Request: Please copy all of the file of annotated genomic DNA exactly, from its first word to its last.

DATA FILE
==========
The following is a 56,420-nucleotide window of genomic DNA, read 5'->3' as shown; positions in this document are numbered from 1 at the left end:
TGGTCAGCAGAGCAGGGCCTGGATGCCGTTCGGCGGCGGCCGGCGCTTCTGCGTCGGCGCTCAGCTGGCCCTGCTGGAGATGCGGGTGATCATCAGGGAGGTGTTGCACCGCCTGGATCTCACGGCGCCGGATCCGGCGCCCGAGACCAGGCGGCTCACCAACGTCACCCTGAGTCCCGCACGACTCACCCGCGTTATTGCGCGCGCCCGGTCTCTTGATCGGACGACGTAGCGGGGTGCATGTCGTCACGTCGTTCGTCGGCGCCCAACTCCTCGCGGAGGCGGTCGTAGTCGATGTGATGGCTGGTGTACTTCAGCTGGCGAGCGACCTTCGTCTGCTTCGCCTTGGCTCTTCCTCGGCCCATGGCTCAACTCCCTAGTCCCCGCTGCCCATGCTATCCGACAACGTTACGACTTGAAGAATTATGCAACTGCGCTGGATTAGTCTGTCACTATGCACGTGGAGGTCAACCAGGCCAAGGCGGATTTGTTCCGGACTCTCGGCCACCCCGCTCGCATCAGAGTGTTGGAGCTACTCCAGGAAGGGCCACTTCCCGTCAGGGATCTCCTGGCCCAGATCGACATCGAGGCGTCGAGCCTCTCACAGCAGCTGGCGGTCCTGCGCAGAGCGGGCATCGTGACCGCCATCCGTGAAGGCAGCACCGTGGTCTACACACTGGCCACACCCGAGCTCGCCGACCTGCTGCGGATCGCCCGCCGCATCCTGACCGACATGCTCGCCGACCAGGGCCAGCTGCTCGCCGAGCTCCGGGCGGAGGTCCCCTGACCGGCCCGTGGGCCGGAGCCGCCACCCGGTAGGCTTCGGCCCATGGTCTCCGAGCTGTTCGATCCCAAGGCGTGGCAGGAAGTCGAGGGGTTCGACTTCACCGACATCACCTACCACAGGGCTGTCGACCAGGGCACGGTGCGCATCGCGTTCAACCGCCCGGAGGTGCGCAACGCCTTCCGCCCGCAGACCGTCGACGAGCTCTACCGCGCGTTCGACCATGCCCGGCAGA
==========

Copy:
The following is a 56,420-nucleotide window of genomic DNA, read 5'->3' as shown; positions in this document are numbered from 1 at the left end:
TGGTCAGCAGAGCAGGGCCTGGATGCCGTTCGGCGGCGGCCGGCGCTTCTGCGTCGGCGCTCAGCTGGCCCTGCTGGAGATGCGGGTGATCATCAGGGAGGTGTTGCACCGCCTGGATCTCACGGCGCCGGATCCGGCGCCCGAGACCAGGCGGCTCACCAACGTCACCCTGAGTCCCGCACGACTCACCCGCGTTATTGCGCGCGCCCGGTCTCTTGATCGGACGACGTAGCGGGGTGCATGTCGTCACGTCGTTCGTCGGCGCCCAACTCCTCGCGGAGGCGGTCGTAGTCGATGTGATGGCTGGTGTACTTCAGCTGGCGAGCGACCTTCGTCTGCTTCGCCTTGGCTCTTCCTCGGCCCATGGCTCAACTCCCTAGTCCCCGCTGCCCATGCTATCCGACAACGTTACGACTTGAAGAATTATGCAACTGCGCTGGATTAGTCTGTCACTATGCACGTGGAGGTCAACCAGGCCAAGGCGGATTTGTTCCGGACTCTCGGCCACCCCGCTCGCATCAGAGTGTTGGAGCTACTCCAGGAAGGGCCACTTCCCGTCAGGGATCTCCTGGCCCAGATCGACATCGAGGCGTCGAGCCTCTCACAGCAGCTGGCGGTCCTGCGCAGAGCGGGCATCGTGACCGCCATCCGTGAAGGCAGCACCGTGGTCTACACACTGGCCACACCCGAGCTCGCCGACCTGCTGCGGATCGCCCGCCGCATCCTGACCGACATGCTCGCCGACCAGGGCCAGCTGCTCGCCGAGCTCCGGGCGGAGGTCCCCTGACCGGCCCGTGGGCCGGAGCCGCCACCCGGTAGGCTTCGGCCCATGGTCTCCGAGCTGTTCGATCCCAAGGCGTGGCAGGAAGTCGAGGGGTTCGACTTCACCGACATCACCTACCACAGGGCTGTCGACCAGGGCACGGTGCGCATCGCGTTCAACCGCCCGGAGGTGCGCAACGCCTTCCGCCCGCAGACCGTCGACGAGCTCTACCGCGCGTTCGACCATGCCCGGCAGA